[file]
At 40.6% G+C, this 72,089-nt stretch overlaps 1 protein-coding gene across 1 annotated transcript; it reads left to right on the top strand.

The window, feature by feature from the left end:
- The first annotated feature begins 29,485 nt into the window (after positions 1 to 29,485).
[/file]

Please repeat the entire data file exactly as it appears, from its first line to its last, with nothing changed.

At 40.6% G+C, this 72,089-nt stretch overlaps 1 protein-coding gene across 1 annotated transcript; it reads left to right on the top strand.

The window, feature by feature from the left end:
- The first annotated feature begins 29,485 nt into the window (after positions 1 to 29,485).